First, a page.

Kerberos.io can be used for many different purposes: nanny cam, baby monitor, site monitor, parking monitor, pet monitor, vacation monitor, people counting, real-time monitoring, recording, and the list goes on. Kerberos.io also gives you a lot of possible ways to install it on the devices your prefer. You can install it on your local Linux system e.g. Ubuntu, Raspbian, Armbian, Docker and by using our own OS, named KiOS.
Having all these different scenarios, ways to install and possible combinations, it might be hard to find the best setup for your specific situation. On this page we will discuss a couple of scenarios, and which solution/setup is the best pratice/match for each one of them.
One of the strategies Kerberos.io follows is the concept of isolation. Read more about it on the strategy page and the one vs multi camera support discussion for a complete understanding of the best practices.
This is the most common scenario. Nowadays if you want to buy a camera, there is a 90% chance that it will be an IP camera.
IP cameras have outnumbered the video camera industry, they come with many different flavours and technologies (e.g. ONVIF). Typically a user will buy one or more IP cameras, position them at various places at home or work, and install a video surveillance system to manage them; e.g. Kerberos.io.
What we often see is that users ask for, or desire to have, one single application where they can access and manage all their different IP cameras. This desire may look obvious at first sight, but has limitations on the long run.
Many video surveillance solutions, other than Kerberos.io, uses the approach previously described. However this approach is against the Kerberos.io strategy/philosophy, read more about it on the strategy page and the one vs multi camera support discussion.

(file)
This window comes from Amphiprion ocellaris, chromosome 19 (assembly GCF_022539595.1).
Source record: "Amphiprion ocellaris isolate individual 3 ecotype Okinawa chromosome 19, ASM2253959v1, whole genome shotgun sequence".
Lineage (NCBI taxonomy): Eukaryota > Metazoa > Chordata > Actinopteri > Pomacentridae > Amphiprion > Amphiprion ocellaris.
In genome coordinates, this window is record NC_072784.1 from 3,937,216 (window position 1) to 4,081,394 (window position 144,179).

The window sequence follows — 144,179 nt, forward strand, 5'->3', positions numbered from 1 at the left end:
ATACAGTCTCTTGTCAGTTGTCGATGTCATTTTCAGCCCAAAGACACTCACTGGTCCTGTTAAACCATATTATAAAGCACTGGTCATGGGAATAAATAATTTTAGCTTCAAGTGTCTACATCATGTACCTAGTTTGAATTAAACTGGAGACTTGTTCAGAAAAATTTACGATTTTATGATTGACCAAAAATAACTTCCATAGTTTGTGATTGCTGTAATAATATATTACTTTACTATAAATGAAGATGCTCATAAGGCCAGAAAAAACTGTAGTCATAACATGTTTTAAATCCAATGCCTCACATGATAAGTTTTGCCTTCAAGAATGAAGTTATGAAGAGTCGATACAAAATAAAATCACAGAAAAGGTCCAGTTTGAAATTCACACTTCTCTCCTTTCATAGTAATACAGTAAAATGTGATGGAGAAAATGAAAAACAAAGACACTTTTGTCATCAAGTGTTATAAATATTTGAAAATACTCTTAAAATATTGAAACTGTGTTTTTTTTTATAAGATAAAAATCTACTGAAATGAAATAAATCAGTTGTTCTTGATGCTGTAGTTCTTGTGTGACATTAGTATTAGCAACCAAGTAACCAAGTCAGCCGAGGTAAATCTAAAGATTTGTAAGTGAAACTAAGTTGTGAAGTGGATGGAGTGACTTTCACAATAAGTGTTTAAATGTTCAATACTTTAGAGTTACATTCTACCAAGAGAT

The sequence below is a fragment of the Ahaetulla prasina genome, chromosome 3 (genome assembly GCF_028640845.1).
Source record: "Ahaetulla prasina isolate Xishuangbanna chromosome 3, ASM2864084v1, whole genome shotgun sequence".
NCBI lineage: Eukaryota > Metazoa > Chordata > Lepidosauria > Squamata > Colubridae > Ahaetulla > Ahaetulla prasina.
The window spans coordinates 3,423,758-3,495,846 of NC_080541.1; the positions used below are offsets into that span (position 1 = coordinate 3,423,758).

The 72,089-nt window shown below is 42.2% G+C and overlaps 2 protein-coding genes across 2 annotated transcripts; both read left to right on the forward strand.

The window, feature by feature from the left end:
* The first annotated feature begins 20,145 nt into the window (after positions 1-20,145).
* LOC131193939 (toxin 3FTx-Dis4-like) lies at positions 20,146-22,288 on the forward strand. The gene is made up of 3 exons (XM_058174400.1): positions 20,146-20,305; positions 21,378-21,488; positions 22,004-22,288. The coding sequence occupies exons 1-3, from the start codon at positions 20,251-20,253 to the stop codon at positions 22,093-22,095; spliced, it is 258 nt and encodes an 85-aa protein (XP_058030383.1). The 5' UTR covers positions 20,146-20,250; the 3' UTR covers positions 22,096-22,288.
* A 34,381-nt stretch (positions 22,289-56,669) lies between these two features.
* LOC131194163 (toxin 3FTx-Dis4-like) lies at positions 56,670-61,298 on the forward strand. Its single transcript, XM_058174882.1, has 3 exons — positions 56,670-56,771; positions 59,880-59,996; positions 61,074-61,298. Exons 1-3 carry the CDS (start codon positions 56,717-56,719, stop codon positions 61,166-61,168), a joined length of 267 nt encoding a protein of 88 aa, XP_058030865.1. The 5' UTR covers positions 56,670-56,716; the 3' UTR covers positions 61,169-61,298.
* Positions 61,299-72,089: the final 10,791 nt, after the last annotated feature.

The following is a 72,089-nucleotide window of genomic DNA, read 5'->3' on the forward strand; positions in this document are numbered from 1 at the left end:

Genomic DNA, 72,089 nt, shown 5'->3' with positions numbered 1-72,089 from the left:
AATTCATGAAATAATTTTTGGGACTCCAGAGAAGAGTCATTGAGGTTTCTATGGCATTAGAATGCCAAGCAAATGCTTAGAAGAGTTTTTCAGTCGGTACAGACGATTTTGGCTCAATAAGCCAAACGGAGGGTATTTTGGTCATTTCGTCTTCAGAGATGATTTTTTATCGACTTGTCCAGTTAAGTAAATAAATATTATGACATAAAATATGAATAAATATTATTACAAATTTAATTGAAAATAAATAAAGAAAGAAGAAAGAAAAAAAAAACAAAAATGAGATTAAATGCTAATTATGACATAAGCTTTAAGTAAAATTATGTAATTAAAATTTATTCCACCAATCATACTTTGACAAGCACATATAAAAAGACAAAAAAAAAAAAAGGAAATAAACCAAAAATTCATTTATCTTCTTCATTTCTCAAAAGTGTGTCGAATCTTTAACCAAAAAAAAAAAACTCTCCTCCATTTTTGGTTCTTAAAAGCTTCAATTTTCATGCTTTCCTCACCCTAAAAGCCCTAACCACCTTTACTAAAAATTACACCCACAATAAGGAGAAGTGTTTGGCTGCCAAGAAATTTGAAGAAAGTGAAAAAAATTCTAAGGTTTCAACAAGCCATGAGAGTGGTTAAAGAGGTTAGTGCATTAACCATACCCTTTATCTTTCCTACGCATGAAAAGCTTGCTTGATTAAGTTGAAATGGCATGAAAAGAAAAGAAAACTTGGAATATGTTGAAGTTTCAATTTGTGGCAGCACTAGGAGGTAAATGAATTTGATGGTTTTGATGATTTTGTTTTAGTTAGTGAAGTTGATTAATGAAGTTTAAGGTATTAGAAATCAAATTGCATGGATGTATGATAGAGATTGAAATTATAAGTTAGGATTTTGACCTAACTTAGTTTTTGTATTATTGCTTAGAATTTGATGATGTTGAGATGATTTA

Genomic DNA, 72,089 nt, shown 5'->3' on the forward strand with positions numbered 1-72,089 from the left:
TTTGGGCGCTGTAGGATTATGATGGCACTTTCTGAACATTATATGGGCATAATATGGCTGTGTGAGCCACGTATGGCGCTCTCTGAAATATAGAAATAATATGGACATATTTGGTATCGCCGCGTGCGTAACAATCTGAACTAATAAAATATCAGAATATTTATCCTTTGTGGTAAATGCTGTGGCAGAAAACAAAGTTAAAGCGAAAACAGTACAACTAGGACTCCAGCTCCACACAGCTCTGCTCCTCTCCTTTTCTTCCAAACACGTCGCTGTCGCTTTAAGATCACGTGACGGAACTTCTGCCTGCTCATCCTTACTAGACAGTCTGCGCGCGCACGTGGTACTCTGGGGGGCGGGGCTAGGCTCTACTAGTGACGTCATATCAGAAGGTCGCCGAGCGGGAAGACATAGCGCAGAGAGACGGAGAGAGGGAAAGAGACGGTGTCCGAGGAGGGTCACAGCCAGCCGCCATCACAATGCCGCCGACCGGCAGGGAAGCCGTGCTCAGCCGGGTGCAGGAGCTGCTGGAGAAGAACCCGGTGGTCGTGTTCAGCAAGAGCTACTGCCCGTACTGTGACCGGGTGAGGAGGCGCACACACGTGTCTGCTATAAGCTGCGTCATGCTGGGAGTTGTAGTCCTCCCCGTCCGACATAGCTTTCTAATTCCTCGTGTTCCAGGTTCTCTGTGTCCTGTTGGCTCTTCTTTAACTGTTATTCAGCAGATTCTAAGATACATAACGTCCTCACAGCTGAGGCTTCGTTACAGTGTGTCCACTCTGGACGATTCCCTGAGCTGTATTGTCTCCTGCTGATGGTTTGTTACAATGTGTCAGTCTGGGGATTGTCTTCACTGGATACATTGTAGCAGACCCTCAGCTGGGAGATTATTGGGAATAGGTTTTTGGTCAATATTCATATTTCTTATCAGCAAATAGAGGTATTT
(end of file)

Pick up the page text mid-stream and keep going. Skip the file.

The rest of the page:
When you have an enterprise environment, or just have a lot of IP cameras (>2), you should consider to use Docker. When using Kerberos.io with Docker, you create an individual virtual processing units, a Docker container, for each camera.
By using this approach the management of your cameras is transparant and you have the ability to pin point them by an IP address (or port). Next to that you will have a highly scalable solution, when new cameras are installed you create new containers for each camera. When processing a lot of cameras you can eventually use Docker swarm to load balance containers over multiple systems.
What we often see is that users want to use a single Raspberry Pi or other board, to manage multiple IP cameras. Though this is possible with the Raspbian or Armbian installation, we don't recommend this when processing a lot of IP cameras (>2), due to:
- limited resources (CPU and RAM),
- visualization and configuration in the web interface is not intuitive,
- and unreliably for network drops.
When using only one or two IP cameras you can consider to use a multi camera approach with Raspbian or Armbian. In this case a Docker setup can be overkill.
Local cameras (e.g. USB camera)
One of the goals of Kerberos.io is to be a cheap and ecologic video surveillance solution. With Kerberos.io you can reuse your old USB cameras, and combine them with a board (Raspberry Pi or other) to use them as a professional surveillance system.
Just the like the IP camera scenario, users want to have a single application where they can manage all their cameras. The same philosophy applies here, Kerberos.io recommends the concept of isolation. Though with USB cameras it might be more useful to connect multiple cameras as they require a machine or board to process them; the processing unit needs to be at the same place of the camera. You don't have the possibility to use Docker when using USB cameras.
If you consider to connect multiple local cameras to a processing unit (server, Raspberry Pi or other board), you should take into account following points:
- Did you positioned your cameras properly?
- Has the second (or other) camera a lot of value? Maybe can you give it a better position somewhere else.
In some cases a second or third camera can be of a lot of value e.g. a 360° view, but most of the time this is totally overkill and you should better use it elsewhere.